Artemisinin derivatives are the most effective and safe antimalarial drugs available. They possess anti-angiogenic and antitumor activity as well. We reported that the inhibition of growth and differentiation of endothelial cells (EC) depends on the artemisinin derivative used (D’Alessandro 2007). We extended here these observations by evaluating the role of hypoxia in the response of EC to artemisinins. Hypoxia plays a crucial role both in malaria and tumours and is a potent signal for EC itself. In severe malaria, microvascular occlusion by infected red blood cells generates a hypoxic microenvironment. In cancer, the growth of tumour mass causes a failure in the oxygen and nutrients supply and generates hypoxia. We found that dihydroartemisinin (DHA), the active metabolite of most artemisinins, causes a time and dose-dependent inhibition of EC growth which is influenced by the oxygen tension: at low doses (those found in plasma of malaria patients) DHA is more active in hypoxia, whereas at high doses (those proposed as antiangiogenic and antitumor) it is more effective in normoxia. At high doses DHA induces EC apoptosis and affects the cell cycle via oxidative stress. At low doses cytostasis seems to be present since neither apoptosis nor oxidative stress were detected. The implication of these findings for therapeutic regimens with artemisinins is under discussion. Financial support by EU18834AntiMal is acknowledged

Effect of artemisinin derivatives on endothelial cells: role of hypoxia / S. D’Alessandro, N. Basilico, Y. Corbett, S. Finaurini, M.M. Scaltrito, D. Taramelli. ((Intervento presentato al convegno Spring meeting and trypanosomiasis & leishmaniasis seminar tenutosi a Cardiff nel 2010.

Effect of artemisinin derivatives on endothelial cells: role of hypoxia

S. D’Alessandro
Primo
;
N. Basilico
Secondo
;
Y. Corbett;S. Finaurini;M.M. Scaltrito
Penultimo
;
D. Taramelli
Ultimo
2010

Abstract

Artemisinin derivatives are the most effective and safe antimalarial drugs available. They possess anti-angiogenic and antitumor activity as well. We reported that the inhibition of growth and differentiation of endothelial cells (EC) depends on the artemisinin derivative used (D’Alessandro 2007). We extended here these observations by evaluating the role of hypoxia in the response of EC to artemisinins. Hypoxia plays a crucial role both in malaria and tumours and is a potent signal for EC itself. In severe malaria, microvascular occlusion by infected red blood cells generates a hypoxic microenvironment. In cancer, the growth of tumour mass causes a failure in the oxygen and nutrients supply and generates hypoxia. We found that dihydroartemisinin (DHA), the active metabolite of most artemisinins, causes a time and dose-dependent inhibition of EC growth which is influenced by the oxygen tension: at low doses (those found in plasma of malaria patients) DHA is more active in hypoxia, whereas at high doses (those proposed as antiangiogenic and antitumor) it is more effective in normoxia. At high doses DHA induces EC apoptosis and affects the cell cycle via oxidative stress. At low doses cytostasis seems to be present since neither apoptosis nor oxidative stress were detected. The implication of these findings for therapeutic regimens with artemisinins is under discussion. Financial support by EU18834AntiMal is acknowledged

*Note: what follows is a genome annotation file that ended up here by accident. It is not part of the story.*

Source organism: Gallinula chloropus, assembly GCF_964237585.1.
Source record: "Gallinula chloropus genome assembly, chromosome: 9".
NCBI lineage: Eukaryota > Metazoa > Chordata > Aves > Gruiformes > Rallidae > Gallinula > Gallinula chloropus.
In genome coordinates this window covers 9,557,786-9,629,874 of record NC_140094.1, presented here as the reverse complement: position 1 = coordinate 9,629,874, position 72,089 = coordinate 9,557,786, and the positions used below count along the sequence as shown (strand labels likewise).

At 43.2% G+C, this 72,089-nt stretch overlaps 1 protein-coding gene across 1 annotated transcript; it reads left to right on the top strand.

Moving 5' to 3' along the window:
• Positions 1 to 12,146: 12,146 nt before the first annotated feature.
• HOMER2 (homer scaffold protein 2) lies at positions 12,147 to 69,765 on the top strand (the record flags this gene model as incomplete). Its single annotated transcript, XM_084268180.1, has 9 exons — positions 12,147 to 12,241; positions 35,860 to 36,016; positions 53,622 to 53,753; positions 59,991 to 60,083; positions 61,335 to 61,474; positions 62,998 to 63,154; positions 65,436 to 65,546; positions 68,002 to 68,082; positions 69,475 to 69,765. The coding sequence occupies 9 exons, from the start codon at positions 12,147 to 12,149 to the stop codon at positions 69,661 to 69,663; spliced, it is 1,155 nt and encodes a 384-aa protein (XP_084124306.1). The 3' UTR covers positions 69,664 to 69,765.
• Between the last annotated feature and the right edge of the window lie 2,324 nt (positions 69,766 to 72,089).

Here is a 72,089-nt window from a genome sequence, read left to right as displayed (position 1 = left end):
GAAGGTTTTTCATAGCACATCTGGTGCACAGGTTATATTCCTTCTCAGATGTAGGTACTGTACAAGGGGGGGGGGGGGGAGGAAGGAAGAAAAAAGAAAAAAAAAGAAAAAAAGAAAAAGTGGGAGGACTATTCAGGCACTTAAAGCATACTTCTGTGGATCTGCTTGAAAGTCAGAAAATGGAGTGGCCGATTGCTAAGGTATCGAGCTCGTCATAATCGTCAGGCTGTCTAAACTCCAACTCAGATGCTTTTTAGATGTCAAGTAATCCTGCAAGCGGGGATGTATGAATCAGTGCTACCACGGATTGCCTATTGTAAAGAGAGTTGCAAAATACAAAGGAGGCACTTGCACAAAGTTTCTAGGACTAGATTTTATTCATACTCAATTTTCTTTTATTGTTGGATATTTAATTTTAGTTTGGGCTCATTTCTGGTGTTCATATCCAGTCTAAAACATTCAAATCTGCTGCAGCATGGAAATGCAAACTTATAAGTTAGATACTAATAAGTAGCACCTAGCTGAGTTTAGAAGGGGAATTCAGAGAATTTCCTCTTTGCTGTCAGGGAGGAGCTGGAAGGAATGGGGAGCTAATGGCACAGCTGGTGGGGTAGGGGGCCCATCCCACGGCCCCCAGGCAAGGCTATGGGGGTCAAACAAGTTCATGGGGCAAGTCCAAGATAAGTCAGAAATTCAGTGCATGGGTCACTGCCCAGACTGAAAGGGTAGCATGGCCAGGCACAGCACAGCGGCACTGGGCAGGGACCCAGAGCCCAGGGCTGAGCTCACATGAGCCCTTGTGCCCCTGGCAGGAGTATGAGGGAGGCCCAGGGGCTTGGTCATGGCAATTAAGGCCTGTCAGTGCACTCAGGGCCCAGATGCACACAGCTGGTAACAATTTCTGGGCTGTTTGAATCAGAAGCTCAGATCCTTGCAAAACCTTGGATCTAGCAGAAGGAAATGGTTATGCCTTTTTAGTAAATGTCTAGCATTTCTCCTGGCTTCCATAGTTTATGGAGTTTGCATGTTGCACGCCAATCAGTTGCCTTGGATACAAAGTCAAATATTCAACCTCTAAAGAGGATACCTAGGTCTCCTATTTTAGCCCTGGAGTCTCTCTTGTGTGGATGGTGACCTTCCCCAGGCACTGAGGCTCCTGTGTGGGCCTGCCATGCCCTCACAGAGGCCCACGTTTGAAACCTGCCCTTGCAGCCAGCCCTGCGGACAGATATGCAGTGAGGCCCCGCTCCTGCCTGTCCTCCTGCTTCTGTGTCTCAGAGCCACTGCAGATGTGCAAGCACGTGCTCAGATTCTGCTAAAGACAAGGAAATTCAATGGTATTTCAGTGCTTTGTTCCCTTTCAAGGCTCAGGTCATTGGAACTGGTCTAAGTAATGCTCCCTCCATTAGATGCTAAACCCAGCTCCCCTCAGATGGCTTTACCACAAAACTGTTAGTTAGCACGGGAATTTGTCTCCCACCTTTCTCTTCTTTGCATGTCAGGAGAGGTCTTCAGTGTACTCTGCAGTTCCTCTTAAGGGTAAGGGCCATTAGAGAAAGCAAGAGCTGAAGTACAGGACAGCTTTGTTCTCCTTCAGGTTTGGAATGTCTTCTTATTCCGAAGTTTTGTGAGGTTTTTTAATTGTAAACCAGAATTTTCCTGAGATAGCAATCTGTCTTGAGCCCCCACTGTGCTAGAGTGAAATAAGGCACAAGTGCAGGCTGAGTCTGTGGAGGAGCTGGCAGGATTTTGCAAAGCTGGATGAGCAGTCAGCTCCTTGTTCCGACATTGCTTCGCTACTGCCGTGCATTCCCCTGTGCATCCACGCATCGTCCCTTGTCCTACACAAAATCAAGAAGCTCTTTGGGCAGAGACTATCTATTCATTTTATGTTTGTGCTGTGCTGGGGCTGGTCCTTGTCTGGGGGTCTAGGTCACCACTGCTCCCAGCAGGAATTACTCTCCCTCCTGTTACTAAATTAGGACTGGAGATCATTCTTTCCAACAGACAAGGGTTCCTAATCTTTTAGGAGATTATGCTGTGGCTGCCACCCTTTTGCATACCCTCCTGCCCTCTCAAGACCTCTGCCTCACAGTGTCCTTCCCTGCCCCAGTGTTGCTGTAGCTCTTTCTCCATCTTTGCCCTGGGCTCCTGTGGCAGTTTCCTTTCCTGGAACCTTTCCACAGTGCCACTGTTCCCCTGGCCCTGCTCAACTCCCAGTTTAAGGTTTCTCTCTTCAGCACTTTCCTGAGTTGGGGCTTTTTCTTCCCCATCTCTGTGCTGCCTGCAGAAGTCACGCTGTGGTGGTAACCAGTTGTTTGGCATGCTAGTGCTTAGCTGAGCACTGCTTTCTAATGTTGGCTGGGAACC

Settore MED/04 - Patologia Generale
British society for parasitology
Effect of artemisinin derivatives on endothelial cells: role of hypoxia / S. D’Alessandro, N. Basilico, Y. Corbett, S. Finaurini, M.M. Scaltrito, D. Taramelli. ((Intervento presentato al convegno Spring meeting and trypanosomiasis & leishmaniasis seminar tenutosi a Cardiff nel 2010.
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Utilizza questo identificativo per citare o creare un link a questo documento: http://hdl.handle.net/2434/166668
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